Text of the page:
Think carefully about how much money you claim for. If you lose your case, you won’t get the fee back.

Money dispute claims fees:

  • Up to £300

Paper form: £35
Online form: £25

  • £300.01 - £500

Paper form: £50
Online form: £35

  • £500.01 - £1000

Paper form: £70
Online form: £60

  • £1000.01 - £1500

Paper form: £80
Online form: £70

  • £1500.01 - £3000

Paper form: £115
Online form: £105

  • £3000.01 – £5000

Paper form: £205
Online form: £185

  • £5000.01 - £10,000

Paper form: £455
Online form: £410

Additional fees may be payable if the claim requires a court hearing or further action is needed to resolve the financial dispute.

What happens after I’ve made a claim?

After you put in a claim against a person or organisation, they’ll have 14 days to respond. They might also send an acknowledgement of service, which gives them a further 14 days to dispute the claim.

They could pay up without question, update your online claims form or email Money Claims with the payment details. When using a paper form, you’ll need to directly inform the court.

If you don’t receive a reply, you can then request a ‘judgement by default’. For claims of a specified amount, use form N225; for unspecified amounts, use form N227. Should the court agree, it’s possible to win without further action.

The person or business might also make an offer, telling the court they’re willing to pay some or even all the money – you’ll be notified about this, with details on how to accept the offer.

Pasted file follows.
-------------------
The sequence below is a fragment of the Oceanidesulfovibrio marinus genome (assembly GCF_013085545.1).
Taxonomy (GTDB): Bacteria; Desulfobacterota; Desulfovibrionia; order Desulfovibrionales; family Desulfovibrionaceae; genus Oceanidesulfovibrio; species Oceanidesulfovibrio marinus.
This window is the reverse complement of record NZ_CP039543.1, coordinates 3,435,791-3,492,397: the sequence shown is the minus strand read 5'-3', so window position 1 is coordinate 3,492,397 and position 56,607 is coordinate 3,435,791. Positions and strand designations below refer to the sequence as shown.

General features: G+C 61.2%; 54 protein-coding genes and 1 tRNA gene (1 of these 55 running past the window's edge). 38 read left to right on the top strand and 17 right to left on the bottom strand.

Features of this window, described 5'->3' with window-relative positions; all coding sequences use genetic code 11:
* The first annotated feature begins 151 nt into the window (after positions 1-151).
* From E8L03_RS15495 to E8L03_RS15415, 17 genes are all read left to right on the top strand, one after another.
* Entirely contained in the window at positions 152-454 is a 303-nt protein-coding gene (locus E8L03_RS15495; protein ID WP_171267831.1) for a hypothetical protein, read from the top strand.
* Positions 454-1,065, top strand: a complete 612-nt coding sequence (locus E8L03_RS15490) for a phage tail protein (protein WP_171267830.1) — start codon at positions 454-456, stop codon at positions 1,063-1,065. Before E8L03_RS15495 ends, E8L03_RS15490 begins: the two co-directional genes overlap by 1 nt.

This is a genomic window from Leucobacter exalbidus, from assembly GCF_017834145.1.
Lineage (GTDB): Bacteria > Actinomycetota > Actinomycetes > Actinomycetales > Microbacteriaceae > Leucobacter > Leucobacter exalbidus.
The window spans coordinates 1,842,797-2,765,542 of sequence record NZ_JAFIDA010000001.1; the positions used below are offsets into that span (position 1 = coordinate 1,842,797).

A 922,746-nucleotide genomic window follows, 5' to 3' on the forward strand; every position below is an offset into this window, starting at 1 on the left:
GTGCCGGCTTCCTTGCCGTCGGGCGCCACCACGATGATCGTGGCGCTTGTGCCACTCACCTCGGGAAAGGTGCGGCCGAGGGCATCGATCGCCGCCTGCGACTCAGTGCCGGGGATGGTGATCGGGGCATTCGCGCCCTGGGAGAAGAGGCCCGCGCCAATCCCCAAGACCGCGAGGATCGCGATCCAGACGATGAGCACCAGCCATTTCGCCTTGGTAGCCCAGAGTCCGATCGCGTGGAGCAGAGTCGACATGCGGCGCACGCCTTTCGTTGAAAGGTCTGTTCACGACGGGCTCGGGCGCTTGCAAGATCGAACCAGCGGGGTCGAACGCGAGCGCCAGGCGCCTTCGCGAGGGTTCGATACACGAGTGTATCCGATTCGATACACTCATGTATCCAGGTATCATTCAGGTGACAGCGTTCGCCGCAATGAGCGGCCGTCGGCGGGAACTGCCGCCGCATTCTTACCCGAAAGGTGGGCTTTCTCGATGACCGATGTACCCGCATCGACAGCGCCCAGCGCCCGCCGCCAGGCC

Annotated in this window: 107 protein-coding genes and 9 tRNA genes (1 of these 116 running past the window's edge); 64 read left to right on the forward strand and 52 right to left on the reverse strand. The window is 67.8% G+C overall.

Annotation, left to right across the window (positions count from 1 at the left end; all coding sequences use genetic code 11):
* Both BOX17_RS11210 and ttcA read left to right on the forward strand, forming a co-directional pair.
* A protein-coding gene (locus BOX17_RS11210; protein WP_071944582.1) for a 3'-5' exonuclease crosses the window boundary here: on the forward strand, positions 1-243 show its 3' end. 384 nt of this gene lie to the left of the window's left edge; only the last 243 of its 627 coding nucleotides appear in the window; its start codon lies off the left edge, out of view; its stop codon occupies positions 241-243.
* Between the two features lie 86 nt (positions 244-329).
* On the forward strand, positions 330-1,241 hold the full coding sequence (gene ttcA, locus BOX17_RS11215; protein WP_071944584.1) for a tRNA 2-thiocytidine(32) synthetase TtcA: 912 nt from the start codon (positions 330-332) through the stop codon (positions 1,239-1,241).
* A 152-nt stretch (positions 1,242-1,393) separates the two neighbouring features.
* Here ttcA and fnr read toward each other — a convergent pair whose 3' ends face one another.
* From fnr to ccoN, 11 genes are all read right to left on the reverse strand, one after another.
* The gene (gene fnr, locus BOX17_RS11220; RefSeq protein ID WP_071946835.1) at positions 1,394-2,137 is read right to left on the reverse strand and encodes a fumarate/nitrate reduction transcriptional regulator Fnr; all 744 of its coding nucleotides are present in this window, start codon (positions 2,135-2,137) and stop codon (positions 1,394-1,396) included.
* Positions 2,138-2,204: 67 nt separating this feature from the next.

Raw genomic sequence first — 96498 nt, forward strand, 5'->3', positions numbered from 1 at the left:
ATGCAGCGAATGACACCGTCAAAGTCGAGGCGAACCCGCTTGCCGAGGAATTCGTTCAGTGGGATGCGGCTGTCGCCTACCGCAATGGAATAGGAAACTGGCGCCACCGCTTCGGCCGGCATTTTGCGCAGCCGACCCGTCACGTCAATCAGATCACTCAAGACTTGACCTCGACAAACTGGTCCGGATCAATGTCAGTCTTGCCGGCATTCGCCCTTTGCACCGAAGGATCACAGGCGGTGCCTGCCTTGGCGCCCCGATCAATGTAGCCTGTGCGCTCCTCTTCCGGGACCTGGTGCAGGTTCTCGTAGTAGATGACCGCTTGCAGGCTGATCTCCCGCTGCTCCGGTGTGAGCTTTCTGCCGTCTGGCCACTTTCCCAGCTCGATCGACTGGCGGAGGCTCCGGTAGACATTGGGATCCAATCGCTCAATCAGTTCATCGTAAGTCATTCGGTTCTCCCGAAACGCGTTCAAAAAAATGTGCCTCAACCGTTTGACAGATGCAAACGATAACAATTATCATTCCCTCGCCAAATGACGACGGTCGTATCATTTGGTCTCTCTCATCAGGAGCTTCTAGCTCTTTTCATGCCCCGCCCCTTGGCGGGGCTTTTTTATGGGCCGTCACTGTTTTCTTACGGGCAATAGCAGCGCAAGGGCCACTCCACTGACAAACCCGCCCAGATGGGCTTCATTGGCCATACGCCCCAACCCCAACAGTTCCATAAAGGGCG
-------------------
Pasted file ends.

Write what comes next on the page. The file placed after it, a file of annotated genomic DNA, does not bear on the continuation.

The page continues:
On the other hand, they may dispute your claim. At this point, you’ll probably have to attend a hearing at county court. To prepare for the case, the court will send you Directions Questionnaire.

Essentially, it lets you say ‘Yes, I agree to a hearing to resolve this financial dispute’. Regardless of whether you agree, though, you’ll still need to fill in the form. 14 days before the hearing is set, any evidence you have should be submitted.

If the judge awards you the claim, they’ll usually give the defendant a month to pay the amount. However, you can disagree with the ruling (likely, the amount awarded) and request an appeal. But it’s worth remembering that even on appeal, you may not get back everything you believed you’re owed.

Do I need a solicitor to begin making a claim?

The small claims court process is designed to allow you to make simple claims by yourself. So, you probably don’t need a solicitor.

Furthermore, it’s likely that any damages you’re awarded won’t cover the legal fees of a solicitor, so it wouldn’t be worth it in most cases.

However, if you do decide that you want some legal advice, try to find low cost legal help. Just make sure that any legal fees you pay will be less than the compensation you could win.

You can us our quick quote form to compare costs for solicitors near you.